She had said she would accompany me back to the place I last saw him. It wasn’t going to be easy as we’d left each other on such unpleasant terms.
But relatives are relatives she told more than once, we don’t get to choose them, and she was right as always.
It was a good fifteen years since the day I parted company with my grandfather, the man who had raised me after my mum and dad had been killed in a car accident. We’d always been the best of mates was how he saw it, and my decision to leave home and go to University in Queensland had puzzled him and caused us much angst.
The bottom line I realized later was he was afraid to see me go and being a proud man, he wasn’t going to admit to any weakness of feeling.
So, we’d argued. He said there was a perfectly good University in town which would give me the qualification I sought and on top of that I would be able to help him around the farm.
I argued I needed to find myself, break away and discover the world and see if I had a place in it. His frustration boiled over the day I was to leave when he fronted me and said if I went I was to never return, he didn’t want to see me ever again.
I was angry too, and I told him that I wouldn’t be back and stormed off. It had never sat evenly with me that we had parted in such a way.
Today the journey back was long, I let Abby drive for my mind was distracted with thoughts of Grandpa and what he might have to say when I arrived. As it was, it took three years after leaving before I started to send him a Christmas card, just to let him know I was okay. From him, I received nothing until a year ago when his neighbour Gus Armstrong had written to say my Grandpa was aging and it might be a good idea to come back to see him.
There’s a long straight drive from the road down to the old farmhouse. I could see it was in a degree of neglect, the lawns were not mown, the place needed a good paint, and I could see a few boards were off the side of the house.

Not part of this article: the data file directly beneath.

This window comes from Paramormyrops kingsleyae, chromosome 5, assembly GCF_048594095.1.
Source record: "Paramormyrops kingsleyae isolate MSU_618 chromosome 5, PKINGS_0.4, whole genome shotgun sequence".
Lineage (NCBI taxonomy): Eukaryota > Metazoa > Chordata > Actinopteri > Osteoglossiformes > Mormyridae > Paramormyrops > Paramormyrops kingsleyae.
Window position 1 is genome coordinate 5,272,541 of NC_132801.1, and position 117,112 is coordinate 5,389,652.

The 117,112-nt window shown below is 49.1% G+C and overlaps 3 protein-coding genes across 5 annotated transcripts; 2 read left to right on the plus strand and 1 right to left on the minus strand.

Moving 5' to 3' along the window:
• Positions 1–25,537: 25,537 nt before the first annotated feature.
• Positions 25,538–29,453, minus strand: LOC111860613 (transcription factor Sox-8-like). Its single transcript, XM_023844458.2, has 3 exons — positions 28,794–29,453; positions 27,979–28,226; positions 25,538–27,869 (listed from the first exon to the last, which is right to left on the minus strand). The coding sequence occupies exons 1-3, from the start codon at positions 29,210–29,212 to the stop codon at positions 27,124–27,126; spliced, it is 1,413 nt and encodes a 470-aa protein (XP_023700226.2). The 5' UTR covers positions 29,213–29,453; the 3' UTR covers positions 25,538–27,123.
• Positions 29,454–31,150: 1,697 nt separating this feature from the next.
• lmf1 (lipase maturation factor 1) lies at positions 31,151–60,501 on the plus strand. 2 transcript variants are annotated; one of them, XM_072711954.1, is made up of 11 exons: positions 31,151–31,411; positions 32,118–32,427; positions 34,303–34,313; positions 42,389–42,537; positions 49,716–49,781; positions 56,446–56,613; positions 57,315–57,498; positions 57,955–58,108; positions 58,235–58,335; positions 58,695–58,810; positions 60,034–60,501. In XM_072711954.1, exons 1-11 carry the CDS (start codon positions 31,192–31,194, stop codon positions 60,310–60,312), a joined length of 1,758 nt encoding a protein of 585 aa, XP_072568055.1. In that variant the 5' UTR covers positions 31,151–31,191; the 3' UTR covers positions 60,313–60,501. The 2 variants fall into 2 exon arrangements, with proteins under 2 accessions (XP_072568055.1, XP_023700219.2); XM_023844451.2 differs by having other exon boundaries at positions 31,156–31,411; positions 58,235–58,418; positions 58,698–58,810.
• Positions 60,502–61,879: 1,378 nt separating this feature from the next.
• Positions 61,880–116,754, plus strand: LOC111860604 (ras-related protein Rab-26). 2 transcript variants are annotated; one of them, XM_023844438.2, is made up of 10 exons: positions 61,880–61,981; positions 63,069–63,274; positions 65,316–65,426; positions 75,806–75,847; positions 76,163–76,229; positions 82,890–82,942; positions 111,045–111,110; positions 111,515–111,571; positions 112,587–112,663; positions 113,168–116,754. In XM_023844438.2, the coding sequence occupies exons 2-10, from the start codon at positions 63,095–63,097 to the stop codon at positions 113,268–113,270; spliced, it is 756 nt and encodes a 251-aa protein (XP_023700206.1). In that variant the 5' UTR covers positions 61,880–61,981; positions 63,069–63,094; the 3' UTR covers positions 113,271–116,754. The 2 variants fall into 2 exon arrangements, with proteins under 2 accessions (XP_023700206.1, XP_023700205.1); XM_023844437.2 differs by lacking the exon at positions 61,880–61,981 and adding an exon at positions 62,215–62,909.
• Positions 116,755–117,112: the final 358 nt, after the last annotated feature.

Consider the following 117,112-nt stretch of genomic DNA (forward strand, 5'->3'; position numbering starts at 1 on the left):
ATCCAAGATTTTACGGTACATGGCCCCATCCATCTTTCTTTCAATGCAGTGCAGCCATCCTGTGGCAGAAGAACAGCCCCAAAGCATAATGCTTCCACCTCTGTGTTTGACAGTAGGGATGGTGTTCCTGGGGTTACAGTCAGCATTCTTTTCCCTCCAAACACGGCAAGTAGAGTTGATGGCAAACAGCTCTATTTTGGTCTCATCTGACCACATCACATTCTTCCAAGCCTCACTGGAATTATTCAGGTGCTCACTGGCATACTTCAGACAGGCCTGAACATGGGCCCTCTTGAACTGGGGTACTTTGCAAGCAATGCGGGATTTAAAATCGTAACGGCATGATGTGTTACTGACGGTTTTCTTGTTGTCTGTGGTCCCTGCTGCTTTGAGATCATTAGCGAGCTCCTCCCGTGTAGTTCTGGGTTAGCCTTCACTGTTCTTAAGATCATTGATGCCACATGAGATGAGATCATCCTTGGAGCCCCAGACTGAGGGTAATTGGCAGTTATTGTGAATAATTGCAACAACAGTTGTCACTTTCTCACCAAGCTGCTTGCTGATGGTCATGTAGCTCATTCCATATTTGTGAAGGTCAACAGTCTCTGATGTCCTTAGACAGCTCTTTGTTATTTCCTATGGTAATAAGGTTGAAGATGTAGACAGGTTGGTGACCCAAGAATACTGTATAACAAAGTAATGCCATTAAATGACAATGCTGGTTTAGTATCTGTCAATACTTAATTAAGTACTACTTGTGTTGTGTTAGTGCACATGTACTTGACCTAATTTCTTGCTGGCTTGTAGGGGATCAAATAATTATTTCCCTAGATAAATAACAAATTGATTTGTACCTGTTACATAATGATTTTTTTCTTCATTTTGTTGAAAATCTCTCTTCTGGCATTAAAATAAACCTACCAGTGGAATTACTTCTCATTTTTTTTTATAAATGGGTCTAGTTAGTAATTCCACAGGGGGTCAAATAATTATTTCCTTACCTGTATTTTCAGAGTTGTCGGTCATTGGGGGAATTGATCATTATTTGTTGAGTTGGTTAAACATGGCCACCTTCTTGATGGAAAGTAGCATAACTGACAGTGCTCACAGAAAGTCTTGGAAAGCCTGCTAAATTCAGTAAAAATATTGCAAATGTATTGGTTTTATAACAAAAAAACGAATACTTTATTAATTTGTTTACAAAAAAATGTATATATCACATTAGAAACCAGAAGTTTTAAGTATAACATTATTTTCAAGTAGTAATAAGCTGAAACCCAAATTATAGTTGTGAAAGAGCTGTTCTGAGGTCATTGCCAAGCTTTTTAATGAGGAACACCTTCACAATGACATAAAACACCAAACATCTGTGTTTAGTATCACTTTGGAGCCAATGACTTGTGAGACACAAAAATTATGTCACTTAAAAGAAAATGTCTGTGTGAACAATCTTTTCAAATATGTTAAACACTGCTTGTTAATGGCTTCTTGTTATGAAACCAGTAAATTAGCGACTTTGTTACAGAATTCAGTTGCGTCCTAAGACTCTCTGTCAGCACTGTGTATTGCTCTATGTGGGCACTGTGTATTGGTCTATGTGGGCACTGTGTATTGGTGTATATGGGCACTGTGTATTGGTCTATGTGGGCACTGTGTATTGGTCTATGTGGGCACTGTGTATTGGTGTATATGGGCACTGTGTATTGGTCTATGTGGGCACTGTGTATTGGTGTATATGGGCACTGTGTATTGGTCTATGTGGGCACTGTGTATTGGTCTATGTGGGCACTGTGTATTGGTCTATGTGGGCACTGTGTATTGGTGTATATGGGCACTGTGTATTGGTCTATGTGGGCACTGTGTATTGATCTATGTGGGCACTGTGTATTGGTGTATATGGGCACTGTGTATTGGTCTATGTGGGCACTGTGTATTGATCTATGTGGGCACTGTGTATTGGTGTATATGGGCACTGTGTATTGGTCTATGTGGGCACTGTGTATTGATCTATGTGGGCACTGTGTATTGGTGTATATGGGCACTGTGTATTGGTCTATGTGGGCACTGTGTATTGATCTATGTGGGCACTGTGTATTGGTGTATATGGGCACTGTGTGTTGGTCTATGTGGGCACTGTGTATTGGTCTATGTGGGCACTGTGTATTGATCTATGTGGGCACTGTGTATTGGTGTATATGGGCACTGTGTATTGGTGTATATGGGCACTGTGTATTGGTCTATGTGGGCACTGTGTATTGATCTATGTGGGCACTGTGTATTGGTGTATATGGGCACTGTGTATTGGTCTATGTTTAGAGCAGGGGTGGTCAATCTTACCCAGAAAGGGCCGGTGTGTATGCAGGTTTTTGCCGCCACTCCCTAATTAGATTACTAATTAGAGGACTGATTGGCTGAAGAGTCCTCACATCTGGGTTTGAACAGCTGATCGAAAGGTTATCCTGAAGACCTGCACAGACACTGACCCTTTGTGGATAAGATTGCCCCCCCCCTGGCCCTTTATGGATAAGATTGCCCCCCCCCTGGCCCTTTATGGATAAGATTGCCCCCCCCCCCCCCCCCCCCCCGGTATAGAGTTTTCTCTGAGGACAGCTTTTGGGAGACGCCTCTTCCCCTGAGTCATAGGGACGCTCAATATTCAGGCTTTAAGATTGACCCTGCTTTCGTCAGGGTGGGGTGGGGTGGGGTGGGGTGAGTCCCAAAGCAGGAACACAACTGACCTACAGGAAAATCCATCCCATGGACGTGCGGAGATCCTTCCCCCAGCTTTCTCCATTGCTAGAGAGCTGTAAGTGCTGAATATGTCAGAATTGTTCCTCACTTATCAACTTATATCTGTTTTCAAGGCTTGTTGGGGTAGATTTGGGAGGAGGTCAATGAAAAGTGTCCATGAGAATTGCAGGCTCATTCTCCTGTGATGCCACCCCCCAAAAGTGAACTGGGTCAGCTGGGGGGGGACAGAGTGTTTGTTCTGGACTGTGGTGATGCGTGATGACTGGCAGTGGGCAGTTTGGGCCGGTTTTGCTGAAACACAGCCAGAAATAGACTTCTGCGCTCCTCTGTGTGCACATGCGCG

I pulled up, and sat and looked at the place, I felt Abby take my hand and urge me to get out and go see how he was.
I pushed through the front gate as Grandpa came out the front door.
I looked at him to see tears running down his face. As I approached, he threw his arms around my neck and held me close.
“I never thought you’d come back,” he cried, “I’m so sorry for what happened. I should have known I should have let you go, but my pride got the better of me.”
I didn’t say anything as I was so taken by his response. My Grandpa was a tough man, he wasn’t one to express emotions, but today I saw another side of him.
“I’m glad I came too Grandpa, I’m sorry for what happened too and sorry for what I said when I left.”
He looked at me and said, “It’s in the past now son, let’s try and get along today. There’s a lot I want to tell you.”
Grandpa never needed much of an invitation to tell you anything and today was no different. He fixed some tea, found a few biscuits, and we settled on the veranda.
He warmly greeted Abby and in his usual cheeky way asked how she had allowed herself to get tangled up with a character such as me. Abby, in turn, smiled at him, won his heart there and then and whispered to him, “I’m lucky I guess.”
The journey home was far more successful than I ever anticipated, and it felt good to be home with the one’s I loved.